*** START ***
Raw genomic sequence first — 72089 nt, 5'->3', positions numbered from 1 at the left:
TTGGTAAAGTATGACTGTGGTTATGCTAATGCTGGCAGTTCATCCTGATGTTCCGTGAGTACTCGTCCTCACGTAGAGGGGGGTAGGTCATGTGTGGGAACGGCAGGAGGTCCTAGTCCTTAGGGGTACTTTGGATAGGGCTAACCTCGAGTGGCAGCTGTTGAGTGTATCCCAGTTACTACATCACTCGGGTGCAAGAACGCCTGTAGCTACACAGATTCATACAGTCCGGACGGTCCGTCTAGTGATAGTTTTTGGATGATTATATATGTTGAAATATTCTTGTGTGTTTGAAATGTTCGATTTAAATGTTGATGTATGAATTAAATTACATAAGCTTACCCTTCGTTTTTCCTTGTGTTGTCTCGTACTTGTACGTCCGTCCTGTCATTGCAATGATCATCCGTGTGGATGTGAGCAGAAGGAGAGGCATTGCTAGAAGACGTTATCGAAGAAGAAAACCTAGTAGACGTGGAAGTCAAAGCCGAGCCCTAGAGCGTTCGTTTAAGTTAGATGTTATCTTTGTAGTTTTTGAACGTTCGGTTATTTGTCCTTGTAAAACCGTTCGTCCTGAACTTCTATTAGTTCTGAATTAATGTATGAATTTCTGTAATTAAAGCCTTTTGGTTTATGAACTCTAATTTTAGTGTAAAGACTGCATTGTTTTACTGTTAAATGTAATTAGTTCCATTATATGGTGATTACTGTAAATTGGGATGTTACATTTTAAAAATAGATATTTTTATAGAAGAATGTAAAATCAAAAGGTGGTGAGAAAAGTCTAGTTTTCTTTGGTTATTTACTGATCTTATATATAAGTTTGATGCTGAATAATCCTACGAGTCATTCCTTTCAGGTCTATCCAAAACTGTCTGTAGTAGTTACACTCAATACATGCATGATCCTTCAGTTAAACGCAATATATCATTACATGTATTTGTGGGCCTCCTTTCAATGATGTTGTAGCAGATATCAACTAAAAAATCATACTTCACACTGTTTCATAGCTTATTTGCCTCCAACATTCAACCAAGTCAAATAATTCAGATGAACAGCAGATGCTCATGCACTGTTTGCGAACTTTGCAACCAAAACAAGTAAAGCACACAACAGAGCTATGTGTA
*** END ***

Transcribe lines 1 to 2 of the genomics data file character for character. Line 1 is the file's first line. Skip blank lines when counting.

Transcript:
Raw genomic sequence first — 72089 nt, 5'->3', positions numbered from 1 at the left:
TTGGTAAAGTATGACTGTGGTTATGCTAATGCTGGCAGTTCATCCTGATGTTCCGTGAGTACTCGTCCTCACGTAGAGGGGGGTAGGTCATGTGTGGGAACGGCAGGAGGTCCTAGTCCTTAGGGGTACTTTGGATAGGGCTAACCTCGAGTGGCAGCTGTTGAGTGTATCCCAGTTACTACATCACTCGGGTGCAAGAACGCCTGTAGCTACACAGATTCATACAGTCCGGACGGTCCGTCTAGTGATAGTTTTTGGATGATTATATATGTTGAAATATTCTTGTGTGTTTGAAATGTTCGATTTAAATGTTGATGTATGAATTAAATTACATAAGCTTACCCTTCGTTTTTCCTTGTGTTGTCTCGTACTTGTACGTCCGTCCTGTCATTGCAATGATCATCCGTGTGGATGTGAGCAGAAGGAGAGGCATTGCTAGAAGACGTTATCGAAGAAGAAAACCTAGTAGACGTGGAAGTCAAAGCCGAGCCCTAGAGCGTTCGTTTAAGTTAGATGTTATCTTTGTAGTTTTTGAACGTTCGGTTATTTGTCCTTGTAAAACCGTTCGTCCTGAACTTCTATTAGTTCTGAATTAATGTATGAATTTCTGTAATTAAAGCCTTTTGGTTTATGAACTCTAATTTTAGTGTAAAGACTGCATTGTTTTACTGTTAAATGTAATTAGTTCCATTATATGGTGATTACTGTAAATTGGGATGTTACATTTTAAAAATAGATATTTTTATAGAAGAATGTAAAATCAAAAGGTGGTGAGAAAAGTCTAGTTTTCTTTGGTTATTTACTGATCTTATATATAAGTTTGATGCTGAATAATCCTACGAGTCATTCCTTTCAGGTCTATCCAAAACTGTCTGTAGTAGTTACACTCAATACATGCATGATCCTTCAGTTAAACGCAATATATCATTACATGTATTTGTGGGCCTCCTTTCAATGATGTTGTAGCAGATATCAACTAAAAAATCATACTTCACACTGTTTCATAGCTTATTTGCCTCCAACATTCAACCAAGTCAAATAATTCAGATGAACAGCAGATGCTCATGCACTGTTTGCGAACTTTGCAACCAAAACAAGTAAAGCACACAACAGAGCTATGTGTA